We plan to investigate whether the Isolated Orthosis for Thumb Actuation (IOTA) can effectively facilitate the ability of participants to perform a specific set of clinically relevant tasks conducted in a clinic setting.
Hemiplegic Stroke, Hemiplegic Cerebral Palsy
Many Activities of Daily Living involve precision grasp and fine motor manipulation, such as putting toothpaste on a toothbrush or feeding oneself. However, children afflicted by stroke, cerebral palsy, or traumatic brain injury may lose the ability to actively (and accurately) control the thumb, and specifically abduct/adduct the carpometacarpal (CMC) joint and flex/extend the metacarpophalangeal (MCP) joint. We are testing the Isolated Orthosis for Thumb Actuation (IOTA), a device developed at the Wyss Institute at Harvard University in collaboration with Children's Hospital Boston, for assisting opposable thumb grasping tasks. The IOTA contains an adjustable brace fitted to the thumb and dorsum of the hand that is easy to put on and facilitates grasping motions through flexible cable-driven actuators that assist with CMC joint abduction and MCP joint extension. In this pilot study, we plan to investigate whether the IOTA can effectively facilitate the ability of participants to perform a specific set of clinically relevant tasks conducted in a clinic setting. The hypothesis for this work is that the IOTA will significantly improve the participant's performance on clinically relevant tasks.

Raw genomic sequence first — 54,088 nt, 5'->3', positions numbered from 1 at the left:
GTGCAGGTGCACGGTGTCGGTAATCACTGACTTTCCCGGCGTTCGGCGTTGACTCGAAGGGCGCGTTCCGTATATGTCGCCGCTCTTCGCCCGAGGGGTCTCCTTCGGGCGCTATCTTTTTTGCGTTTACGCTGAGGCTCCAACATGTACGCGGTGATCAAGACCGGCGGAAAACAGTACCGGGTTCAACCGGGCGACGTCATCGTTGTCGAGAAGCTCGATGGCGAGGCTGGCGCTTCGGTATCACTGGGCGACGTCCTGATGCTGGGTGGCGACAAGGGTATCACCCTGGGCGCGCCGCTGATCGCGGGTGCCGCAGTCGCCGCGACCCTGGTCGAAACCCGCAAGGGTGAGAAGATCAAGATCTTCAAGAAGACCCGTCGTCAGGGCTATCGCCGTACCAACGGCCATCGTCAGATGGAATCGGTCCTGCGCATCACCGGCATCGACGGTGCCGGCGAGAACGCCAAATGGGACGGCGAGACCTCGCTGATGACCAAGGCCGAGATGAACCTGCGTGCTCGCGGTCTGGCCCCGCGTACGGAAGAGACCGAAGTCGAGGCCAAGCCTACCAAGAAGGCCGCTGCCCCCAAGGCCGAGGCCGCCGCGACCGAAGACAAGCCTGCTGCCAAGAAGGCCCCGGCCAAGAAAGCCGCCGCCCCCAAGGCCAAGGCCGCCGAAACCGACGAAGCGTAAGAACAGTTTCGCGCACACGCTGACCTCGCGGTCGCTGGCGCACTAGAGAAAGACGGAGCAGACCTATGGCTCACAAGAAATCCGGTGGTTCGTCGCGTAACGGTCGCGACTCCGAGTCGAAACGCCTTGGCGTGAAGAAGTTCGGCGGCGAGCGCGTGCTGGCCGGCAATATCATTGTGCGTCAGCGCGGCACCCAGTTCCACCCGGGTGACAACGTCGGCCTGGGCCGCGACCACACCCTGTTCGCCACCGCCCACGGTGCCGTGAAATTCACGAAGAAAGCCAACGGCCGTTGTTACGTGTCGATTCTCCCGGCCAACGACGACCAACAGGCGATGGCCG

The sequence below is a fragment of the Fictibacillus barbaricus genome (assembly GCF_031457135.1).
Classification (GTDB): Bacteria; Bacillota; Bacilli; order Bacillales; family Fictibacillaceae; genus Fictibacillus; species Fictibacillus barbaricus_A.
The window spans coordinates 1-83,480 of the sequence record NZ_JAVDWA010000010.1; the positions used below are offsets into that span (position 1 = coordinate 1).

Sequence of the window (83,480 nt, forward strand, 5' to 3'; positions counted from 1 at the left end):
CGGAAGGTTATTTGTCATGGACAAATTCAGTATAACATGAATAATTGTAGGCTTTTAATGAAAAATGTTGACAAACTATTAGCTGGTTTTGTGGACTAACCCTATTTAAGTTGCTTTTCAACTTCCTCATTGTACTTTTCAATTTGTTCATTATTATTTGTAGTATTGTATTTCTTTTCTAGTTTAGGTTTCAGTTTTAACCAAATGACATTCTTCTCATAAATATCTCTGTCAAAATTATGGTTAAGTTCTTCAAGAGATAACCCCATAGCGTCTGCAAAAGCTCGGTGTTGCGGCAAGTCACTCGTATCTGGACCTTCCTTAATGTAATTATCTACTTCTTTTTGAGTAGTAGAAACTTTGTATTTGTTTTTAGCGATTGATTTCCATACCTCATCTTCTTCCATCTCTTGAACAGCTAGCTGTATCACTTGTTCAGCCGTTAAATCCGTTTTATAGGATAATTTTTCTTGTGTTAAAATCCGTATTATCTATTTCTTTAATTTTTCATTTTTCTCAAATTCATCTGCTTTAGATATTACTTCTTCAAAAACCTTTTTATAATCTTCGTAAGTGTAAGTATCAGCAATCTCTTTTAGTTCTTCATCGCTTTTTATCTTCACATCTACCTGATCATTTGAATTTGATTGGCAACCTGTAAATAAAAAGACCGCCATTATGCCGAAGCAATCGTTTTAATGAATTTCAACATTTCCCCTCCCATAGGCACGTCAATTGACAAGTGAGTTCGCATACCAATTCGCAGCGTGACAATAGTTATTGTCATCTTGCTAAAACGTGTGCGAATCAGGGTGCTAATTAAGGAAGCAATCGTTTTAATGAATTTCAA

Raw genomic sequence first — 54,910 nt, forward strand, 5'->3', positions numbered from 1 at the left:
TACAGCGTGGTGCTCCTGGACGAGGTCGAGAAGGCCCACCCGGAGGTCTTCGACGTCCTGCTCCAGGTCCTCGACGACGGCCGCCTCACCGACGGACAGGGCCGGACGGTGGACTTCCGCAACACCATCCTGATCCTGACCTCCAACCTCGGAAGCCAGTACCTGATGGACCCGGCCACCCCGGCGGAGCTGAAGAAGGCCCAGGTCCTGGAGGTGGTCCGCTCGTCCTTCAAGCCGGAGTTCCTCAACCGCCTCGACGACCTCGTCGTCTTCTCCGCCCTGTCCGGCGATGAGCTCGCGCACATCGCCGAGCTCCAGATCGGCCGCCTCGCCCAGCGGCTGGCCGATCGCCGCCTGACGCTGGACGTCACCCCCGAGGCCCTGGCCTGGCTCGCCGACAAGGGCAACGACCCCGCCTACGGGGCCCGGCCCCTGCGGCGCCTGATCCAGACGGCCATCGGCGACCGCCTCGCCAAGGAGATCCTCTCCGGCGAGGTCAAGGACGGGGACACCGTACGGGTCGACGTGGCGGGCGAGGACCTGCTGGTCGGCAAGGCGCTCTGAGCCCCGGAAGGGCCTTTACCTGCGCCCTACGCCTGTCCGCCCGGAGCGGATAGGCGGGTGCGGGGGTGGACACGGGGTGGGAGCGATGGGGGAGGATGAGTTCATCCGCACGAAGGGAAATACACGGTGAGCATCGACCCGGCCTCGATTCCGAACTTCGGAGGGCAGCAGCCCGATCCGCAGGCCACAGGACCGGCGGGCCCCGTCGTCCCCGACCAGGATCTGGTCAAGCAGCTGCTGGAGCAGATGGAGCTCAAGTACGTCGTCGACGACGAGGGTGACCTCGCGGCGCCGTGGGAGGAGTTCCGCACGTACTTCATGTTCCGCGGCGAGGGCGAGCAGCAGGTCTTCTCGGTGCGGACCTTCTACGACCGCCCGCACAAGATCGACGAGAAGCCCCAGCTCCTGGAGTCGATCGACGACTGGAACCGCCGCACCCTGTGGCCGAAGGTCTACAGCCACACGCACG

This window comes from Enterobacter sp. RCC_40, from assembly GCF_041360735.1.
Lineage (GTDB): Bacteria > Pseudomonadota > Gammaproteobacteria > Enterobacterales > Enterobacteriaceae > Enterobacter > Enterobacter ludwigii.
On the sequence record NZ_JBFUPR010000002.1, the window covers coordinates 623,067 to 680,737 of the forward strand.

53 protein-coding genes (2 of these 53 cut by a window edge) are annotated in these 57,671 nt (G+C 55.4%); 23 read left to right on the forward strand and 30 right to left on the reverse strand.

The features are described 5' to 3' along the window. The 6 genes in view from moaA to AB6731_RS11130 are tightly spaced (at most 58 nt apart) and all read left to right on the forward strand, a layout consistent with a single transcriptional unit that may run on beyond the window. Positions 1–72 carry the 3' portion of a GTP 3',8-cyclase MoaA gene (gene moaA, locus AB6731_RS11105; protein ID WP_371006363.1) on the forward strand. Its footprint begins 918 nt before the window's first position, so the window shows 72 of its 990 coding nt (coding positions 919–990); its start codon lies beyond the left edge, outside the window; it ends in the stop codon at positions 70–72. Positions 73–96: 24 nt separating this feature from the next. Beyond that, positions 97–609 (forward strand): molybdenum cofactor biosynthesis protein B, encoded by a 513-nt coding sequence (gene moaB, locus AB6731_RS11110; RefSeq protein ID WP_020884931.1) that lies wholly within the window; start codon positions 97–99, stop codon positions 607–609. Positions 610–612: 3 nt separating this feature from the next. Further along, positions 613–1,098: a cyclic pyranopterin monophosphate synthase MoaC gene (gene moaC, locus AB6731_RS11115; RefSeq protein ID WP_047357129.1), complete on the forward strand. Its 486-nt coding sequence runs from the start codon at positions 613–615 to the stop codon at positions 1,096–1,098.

Be between 7 - 16 years old
Have a clinical diagnosis of hemiplegic cerebral palsy or hemiplegic stroke causing a thumb contracture affecting one hand
Not have a diagnosis of dystonia
Have completed at least a 6-week post-operative period following hand surgery (if applicable; self-reported)
Be able to follow instructions (as determined by their attending Occupational Therapist)
Not be allergic to nylon or lycra
Isolated Orthosis for Thumb Actuation (IOTA)
June 9, 2020
Primary Contact Information
For more information on this trial, visit clinicaltrials.gov.
For more information and to contact the study team: